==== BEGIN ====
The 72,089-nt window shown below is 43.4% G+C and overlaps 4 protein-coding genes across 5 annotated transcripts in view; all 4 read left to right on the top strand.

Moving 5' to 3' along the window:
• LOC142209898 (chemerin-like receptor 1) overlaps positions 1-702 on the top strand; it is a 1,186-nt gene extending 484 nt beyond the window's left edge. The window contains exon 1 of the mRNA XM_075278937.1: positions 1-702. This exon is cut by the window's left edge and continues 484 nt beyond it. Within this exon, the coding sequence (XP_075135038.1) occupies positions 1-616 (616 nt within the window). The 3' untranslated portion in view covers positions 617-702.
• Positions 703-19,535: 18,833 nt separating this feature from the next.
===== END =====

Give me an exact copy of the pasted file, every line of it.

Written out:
The 72,089-nt window shown below is 43.4% G+C and overlaps 4 protein-coding genes across 5 annotated transcripts in view; all 4 read left to right on the top strand.

Moving 5' to 3' along the window:
• LOC142209898 (chemerin-like receptor 1) overlaps positions 1-702 on the top strand; it is a 1,186-nt gene extending 484 nt beyond the window's left edge. The window contains exon 1 of the mRNA XM_075278937.1: positions 1-702. This exon is cut by the window's left edge and continues 484 nt beyond it. Within this exon, the coding sequence (XP_075135038.1) occupies positions 1-616 (616 nt within the window). The 3' untranslated portion in view covers positions 617-702.
• Positions 703-19,535: 18,833 nt separating this feature from the next.